Wednesday, September 4, 2013

Real Women Don't Order

In 1948, back in the village where I’d gone to high school and with no particular credentials, I was happy to earn an occasional $10 a day as a substitute teacher.  (Today’s equivalent in buying power, $98.)
Different world then – the principal told me “There’s still such a labor shortage, I’d be happy just to find a baby sitter for the day. " I remember that because I felt insulted. 
At that point I knew how to boil water but not much else, so I hesitated to take over the Home Ec classes.  (Do they still call it Home Economics?  Do they even still teach it?) Then the ailing teacher called me herself..“Just look in the second drawer down in my desk. There’s an assortment of menus. You can talk about what to do in a restaurant. Many of those girls have never eaten out.”

Turned out – I asked them – more than half the girls had never been in a restaurant. Ours was a central high school – kids bussed in from farm hamlets all over the county. They’d grown up with The War, shortages of everything including cars, tires and gasoline. Many had never been to Canandaigua, 25 miles away. Only a few had been to Rochester, a full hour away by car. So while they could have taught me a lot about Cooking and Sewing (many were wearing dresses they’d made themselves) I had no trouble stretching restaurant discussions into full 50-hour periods.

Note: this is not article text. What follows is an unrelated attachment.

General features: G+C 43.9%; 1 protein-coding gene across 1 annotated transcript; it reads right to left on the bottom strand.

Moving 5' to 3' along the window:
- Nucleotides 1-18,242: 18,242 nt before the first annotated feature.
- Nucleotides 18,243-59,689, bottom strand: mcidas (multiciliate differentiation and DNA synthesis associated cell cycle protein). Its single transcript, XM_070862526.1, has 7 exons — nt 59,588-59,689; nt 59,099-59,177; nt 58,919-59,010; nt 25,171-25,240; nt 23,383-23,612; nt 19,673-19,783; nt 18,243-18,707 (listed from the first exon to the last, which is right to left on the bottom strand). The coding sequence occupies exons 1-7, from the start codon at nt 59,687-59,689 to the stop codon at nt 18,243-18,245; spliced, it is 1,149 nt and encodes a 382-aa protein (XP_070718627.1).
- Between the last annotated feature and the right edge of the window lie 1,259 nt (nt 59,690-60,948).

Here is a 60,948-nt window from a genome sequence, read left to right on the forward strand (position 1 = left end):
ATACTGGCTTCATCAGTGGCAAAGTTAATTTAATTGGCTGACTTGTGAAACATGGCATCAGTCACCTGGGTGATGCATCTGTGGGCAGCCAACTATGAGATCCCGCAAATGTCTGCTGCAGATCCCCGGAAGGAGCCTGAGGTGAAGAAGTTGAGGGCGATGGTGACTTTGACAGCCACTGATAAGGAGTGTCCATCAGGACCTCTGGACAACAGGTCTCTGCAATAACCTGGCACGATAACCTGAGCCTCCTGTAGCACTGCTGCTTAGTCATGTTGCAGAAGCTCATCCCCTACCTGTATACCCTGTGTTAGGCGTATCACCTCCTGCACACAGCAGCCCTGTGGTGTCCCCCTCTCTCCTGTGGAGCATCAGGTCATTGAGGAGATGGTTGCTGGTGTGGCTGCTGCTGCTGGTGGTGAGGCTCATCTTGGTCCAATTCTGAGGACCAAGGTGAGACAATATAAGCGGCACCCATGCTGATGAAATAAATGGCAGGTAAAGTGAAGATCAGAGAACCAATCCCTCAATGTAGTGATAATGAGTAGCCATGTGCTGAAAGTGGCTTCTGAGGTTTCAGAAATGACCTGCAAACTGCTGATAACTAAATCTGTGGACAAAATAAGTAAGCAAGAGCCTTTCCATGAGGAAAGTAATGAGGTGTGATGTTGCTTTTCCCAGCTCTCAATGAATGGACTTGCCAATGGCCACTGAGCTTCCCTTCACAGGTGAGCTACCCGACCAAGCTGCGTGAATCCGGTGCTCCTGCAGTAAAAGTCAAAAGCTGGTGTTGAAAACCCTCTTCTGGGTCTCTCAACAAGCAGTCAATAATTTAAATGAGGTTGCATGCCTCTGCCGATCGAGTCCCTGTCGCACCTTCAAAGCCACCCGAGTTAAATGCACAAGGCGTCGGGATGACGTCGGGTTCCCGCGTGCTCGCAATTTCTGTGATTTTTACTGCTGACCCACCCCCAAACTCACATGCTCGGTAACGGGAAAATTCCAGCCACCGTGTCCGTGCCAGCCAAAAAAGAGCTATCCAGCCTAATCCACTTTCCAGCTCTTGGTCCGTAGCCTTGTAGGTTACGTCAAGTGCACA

One’s purse, for instance, never goes on the table. And then there’s that confusion about the two sides of the menu – what’ are a la carte, prix fixe, table d'hote? --that one required some time at the blackboard, which was, as I remember, still black in those days.
We didn’t spend much time on the question of tips, because we all assumed you’d find yourself in a restaurant only when you were with your family, Daddy paying, or else out on a date.
In the finer restaurants, you’d be handed the ladies’ menu, the one with no prices listed. You and your escort discussed what you’d like to eat and then he alone would undertake to address the waiter: “The lady will have the trout…” If my granddaughters have trouble believing the world was once like that, I’ll send them to those old black-and-white movies. We’ve come a long way, baby.


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